The paper looks at terrorist “listing” in Somalia, the Palestinian occupied territories and Turkish Kurdistan, but its analysis of Hamas “listing” tells the whole story. The EU’s exclusion of Hamas from diplomatic relations – the EU obediently following the Israeli-US lead – resulted in Europe’s marginalisation in Palestinian talks. Jimmy Carter’s US-based “Carter Centre” ended conflict-resolution talks with “Hamas” leaders. An EU mental health project in Gaza collapsed because of “a prohibition of dialogue with relevant [Hamas] officials”.

A truly surreal remark from a Palestinian NGO deserves a finale all of its own. “I believe that we need to talk to Hamas to educate them and we need to let them know what’s going on,” he said. “But we cannot make a workshop, we cannot offer a Nescafé or cappuccino for any one of them. It’s considered as materialistic support … can you imagine it? You cannot offer them a coffee!” [Abridged]

Facing Cancer

 Ian Harris                     Otago Daily Times                     Feb. 13, 2015

How do you bear reality if your reality is an incurable cancer? It’s a question too many of us have to face, one my wife faced over the past year.

It’s also a question that challenged an influential shaper of modern theology, English Bishop John Robinson of Honest to God fame, just over 30 years ago. It calls on all a person’s resources of meaning, identity, purpose, resolve and, for the lucky ones, faith (by which I mean a trusting orientation to life and its possibilities for good).

Indeed, Dr Bernie Siegel, an American surgeon who has treated hundreds of people with cancer, writes from his experience of four faiths that help patients in this situation: faith in themselves, their doctor, their treatment, and a spiritual faith that enables them to find peace. All these work together to give people a positive bearing on the life still ahead of them, even though with terminal cancers – and not all cancers are terminal – the final outcome is already known. 

Robinson tells how, before his diagnosis, he conducted the funeral of a 16-year-old girl who had died of cancer. He said then, to no little consternation: “God is in the cancer as much as in the sunset.” Of course Robinson never intended to blame God for the girl’s cancer. That would imply a totally inadequate notion of God – “it would make God a very devil.”

Two years later, preaching his last sermon in Trinity College Chapel, Cambridge, before his death in 1983, he referred to his comment at that funeral, and conceded it had been an intellectual statement. Could he say it now of his own reality? Could I say it of my wife Jill’s?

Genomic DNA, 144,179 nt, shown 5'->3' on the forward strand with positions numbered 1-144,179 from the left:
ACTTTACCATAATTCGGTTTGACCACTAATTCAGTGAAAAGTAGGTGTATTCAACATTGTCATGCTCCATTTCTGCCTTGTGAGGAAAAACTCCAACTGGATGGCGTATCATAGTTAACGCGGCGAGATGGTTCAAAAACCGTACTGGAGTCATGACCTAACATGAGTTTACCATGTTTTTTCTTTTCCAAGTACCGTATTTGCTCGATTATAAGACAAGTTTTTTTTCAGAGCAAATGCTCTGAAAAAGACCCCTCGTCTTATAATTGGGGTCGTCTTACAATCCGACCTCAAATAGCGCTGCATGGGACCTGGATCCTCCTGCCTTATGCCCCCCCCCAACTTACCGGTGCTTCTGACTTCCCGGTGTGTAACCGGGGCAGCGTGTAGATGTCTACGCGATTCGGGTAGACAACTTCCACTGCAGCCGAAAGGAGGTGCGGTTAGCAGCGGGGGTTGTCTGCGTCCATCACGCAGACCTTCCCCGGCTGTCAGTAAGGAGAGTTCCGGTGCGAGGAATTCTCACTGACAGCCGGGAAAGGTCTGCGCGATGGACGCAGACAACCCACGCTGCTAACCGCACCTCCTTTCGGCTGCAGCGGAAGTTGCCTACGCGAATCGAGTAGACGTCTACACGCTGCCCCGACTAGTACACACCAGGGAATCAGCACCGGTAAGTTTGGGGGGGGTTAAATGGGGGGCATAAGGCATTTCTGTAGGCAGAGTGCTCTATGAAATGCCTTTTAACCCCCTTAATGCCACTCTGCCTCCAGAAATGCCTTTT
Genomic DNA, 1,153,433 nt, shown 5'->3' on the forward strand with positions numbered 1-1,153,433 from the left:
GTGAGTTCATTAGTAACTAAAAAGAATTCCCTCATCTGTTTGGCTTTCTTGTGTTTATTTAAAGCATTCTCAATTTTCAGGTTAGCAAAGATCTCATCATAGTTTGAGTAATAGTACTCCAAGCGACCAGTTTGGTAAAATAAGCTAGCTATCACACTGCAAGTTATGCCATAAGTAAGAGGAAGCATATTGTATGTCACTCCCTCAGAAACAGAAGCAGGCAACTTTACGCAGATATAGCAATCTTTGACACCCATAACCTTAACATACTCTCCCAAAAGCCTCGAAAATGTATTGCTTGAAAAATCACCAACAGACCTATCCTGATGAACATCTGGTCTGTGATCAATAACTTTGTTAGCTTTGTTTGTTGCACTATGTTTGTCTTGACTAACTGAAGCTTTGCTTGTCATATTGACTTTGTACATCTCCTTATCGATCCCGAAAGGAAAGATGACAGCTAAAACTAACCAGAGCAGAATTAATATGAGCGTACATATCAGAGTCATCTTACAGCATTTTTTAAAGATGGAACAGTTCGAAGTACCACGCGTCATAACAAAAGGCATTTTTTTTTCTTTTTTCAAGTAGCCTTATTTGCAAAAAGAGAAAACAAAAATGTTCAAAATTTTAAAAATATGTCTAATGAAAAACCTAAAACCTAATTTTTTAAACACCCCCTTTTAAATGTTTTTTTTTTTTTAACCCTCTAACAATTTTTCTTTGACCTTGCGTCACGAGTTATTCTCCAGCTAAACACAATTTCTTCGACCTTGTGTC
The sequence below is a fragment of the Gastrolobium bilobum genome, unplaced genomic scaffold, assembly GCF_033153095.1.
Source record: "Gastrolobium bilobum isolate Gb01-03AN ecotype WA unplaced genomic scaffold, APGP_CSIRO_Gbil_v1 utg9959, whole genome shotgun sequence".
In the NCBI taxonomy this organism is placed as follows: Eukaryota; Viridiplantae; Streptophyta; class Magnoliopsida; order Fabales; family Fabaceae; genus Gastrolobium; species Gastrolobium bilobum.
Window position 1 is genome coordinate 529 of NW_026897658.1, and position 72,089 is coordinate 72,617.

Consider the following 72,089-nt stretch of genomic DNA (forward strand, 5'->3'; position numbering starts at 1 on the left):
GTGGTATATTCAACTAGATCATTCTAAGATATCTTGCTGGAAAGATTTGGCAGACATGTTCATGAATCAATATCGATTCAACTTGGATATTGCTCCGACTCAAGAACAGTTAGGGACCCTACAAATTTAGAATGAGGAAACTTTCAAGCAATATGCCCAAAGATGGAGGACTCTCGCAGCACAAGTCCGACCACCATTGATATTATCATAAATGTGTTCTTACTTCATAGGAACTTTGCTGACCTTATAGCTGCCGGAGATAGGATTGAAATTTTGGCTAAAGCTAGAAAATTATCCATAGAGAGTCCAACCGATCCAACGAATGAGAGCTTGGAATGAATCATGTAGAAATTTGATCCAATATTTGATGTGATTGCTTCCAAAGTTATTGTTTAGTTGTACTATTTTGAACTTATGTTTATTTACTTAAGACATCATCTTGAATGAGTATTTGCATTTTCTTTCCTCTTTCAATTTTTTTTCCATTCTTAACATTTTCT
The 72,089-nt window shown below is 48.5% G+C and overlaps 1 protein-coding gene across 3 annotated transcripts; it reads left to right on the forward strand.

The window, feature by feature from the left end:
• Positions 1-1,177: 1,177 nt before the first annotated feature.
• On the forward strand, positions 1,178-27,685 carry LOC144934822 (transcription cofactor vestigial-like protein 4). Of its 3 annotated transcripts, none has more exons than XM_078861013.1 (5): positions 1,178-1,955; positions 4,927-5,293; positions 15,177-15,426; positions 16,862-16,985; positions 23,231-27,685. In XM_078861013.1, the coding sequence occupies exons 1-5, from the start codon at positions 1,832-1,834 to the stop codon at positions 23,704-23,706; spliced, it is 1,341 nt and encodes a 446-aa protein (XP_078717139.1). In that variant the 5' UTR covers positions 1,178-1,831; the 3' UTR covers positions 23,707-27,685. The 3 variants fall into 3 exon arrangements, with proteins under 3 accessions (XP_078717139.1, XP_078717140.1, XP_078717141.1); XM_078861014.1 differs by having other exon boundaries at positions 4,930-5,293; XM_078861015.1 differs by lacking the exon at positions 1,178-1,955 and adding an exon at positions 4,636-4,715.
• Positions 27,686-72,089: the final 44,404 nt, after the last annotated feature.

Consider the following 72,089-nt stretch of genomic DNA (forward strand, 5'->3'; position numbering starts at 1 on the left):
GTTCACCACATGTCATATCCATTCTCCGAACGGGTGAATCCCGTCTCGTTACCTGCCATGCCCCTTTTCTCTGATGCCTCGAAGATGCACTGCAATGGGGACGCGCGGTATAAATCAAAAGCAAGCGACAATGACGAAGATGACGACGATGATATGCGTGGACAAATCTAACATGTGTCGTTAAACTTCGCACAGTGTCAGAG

Robinson found he could. He said God (I prefer to call it Godness) was present in the way people responded to his illness with love and kindness, the honesty and sensitivity of his doctors, and above all in deepened relationships both within the family and beyond. It was “a time of giving and receiving grace upon grace.”

My experience just before Christmas was similar. As I sat with my wife, watching her life energy slowly draining away, I was at first overwhelmed by a sense of God’s absence. I was devoid of any spiritual or emotional connection whatsoever, full of aching and grief.

But then I thought, given the way I conceive of God, the supreme symbol for everything that is of ultimate worth for life, and love, and meaning, what do you expect? A symbol has no life or emotion of its own – only the life you give it as you shape your life around it.

And Godness was certainly all around us – in the loving presence of family, the gentle caring of hospice staff, the many messages from friends of affirmation and support, the sense of peace in the hospice’s garden setting. I didn’t need a “beyond” kind of God, because the beyond is in our midst – which is what the Christmas doctrine of Incarnation is meant to convey. 

Unlike a sudden death, cancer usually gives people time to prepare. I once heard such preparation crudely likened to swotting for your finals: if you pass, you’re off to heaven; if not, the other place. But fewer and fewer people believe in heaven or hell today, whether as a physical location or even as a spiritual existence on the other side of death.

That shouldn’t squelch any notion of eternal life, however. It simply makes it necessary to relocate the concept to life as we live it in the here and now. Eternal life then ceases to point to everlasting endlessness for a disembodied soul, as once was assumed, but instead to living in light of all that is of ultimate worth for life, love and meaning. It is life at depth – for Christians, life “in Christ”, a phrase evoking Christianity’s distinctive archetype of love, grace and meaning.

That appears to have coloured the way Robinson lived his last months. Told he had six, maybe nine months to live, his first reaction was shock. Then: “Six months is a long time. One can do a lot in that. How am I going to use it?”